Info-tech

Twitter to label misleading information related to Covid-19

Hemani Sheth Mumbai | Updated on May 12, 2020 Published on May 12, 2020

File photo   -  Reuters

Twitter on Monday introduced new labels for tweets that contain harmful and misleading information related to the Covid-19 pandemic.

The micro-blogging platform has introduced the labels in a bid to limit the spread of potentially harmful and misleading content on the platform.

“Starting today, we’re introducing new labels and warning messages that will provide additional context and information on some Tweets containing disputed or misleading information related to Covid-19,” Twitter said in an official blog post detailing the feature.

Twitter in March had broadened its policies to address harmful content related to the pandemic on its platform.

According to the new guidelines introduced in march, the platform will remove tweets that contain a denial of global or local health authority recommendations, description of alleged cures for. Covid-19 or harmful, false treatments. It will also remove specific and unverified claims that incite people to action and cause widespread panic, social unrest or large-scale disorder as well as claims made by people impersonating a government or health official or organization apart from claims that specific groups, nationalities are or are not susceptible to Covid-19.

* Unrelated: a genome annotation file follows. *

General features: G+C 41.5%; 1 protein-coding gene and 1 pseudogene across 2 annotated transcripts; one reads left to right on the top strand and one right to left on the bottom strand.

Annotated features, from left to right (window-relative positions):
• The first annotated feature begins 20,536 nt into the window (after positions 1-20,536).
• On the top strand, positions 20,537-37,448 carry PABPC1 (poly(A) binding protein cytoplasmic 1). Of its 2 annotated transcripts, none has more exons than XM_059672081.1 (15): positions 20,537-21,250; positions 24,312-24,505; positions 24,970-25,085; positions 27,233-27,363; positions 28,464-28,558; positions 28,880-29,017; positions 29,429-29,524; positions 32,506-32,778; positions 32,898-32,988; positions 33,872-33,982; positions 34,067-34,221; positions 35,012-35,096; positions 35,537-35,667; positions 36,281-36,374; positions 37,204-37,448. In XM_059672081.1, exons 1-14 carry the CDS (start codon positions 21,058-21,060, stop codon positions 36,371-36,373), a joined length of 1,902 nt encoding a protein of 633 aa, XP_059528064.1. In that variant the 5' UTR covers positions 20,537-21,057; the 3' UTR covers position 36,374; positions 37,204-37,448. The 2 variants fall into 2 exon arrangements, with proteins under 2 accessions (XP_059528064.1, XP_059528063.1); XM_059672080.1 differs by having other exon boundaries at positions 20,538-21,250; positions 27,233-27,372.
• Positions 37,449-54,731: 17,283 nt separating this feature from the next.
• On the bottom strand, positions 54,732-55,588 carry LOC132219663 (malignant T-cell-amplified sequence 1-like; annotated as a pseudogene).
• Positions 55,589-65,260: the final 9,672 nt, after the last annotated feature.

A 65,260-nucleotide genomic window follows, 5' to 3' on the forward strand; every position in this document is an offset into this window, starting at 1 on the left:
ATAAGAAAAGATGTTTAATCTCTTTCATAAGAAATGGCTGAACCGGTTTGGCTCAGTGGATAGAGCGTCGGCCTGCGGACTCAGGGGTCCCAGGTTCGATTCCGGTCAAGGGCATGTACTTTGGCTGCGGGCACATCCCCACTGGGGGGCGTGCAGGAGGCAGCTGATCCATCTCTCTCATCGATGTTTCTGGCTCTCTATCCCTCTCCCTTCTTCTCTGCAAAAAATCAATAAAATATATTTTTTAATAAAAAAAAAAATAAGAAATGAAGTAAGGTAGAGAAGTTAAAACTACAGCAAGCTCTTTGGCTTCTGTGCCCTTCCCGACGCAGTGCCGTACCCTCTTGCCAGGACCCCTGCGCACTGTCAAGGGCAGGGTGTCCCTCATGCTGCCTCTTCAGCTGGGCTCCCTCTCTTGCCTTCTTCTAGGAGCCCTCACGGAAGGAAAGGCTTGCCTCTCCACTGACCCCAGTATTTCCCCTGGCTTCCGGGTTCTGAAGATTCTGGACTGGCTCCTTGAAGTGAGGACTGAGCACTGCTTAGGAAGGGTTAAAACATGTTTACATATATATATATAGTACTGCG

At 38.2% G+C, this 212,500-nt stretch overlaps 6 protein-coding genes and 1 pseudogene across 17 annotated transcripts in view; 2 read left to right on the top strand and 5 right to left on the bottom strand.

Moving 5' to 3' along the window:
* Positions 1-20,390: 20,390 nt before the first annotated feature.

“We may use these labels and warning messages to provide additional explanations or clarifications in situations where the risks of harm associated with a Tweet are less severe but where people may still be confused or misled by the content,” Twitter said.

The labels are similar to those introduced for manipulated and synthetic media by the social media platform earlier this year.

In order to label the tweets, the platform will divide them into three broad categories based on the propensity for harm and type of misleading information. The ‘Misleading information’ category will have “statements or assertions that have been confirmed to be false or misleading by subject-matter experts, such as public health authorities.”

“Statements or assertions in which the accuracy, truthfulness, or credibility of the claim is contested or unknown” will be included in the ‘Disputed claims’ category while the ‘Unverified claims’ category will contain “information (which could be true or false) that is unconfirmed at the time it is shared.”

These labels will link to a Twitter-curated page or an external website of a “trusted source” that contains relevant information on the claims made within the Tweet.

“Our teams are using and improving on internal systems to pro- actively monitor content related to Covid-19,” it said.

Published on May 12, 2020

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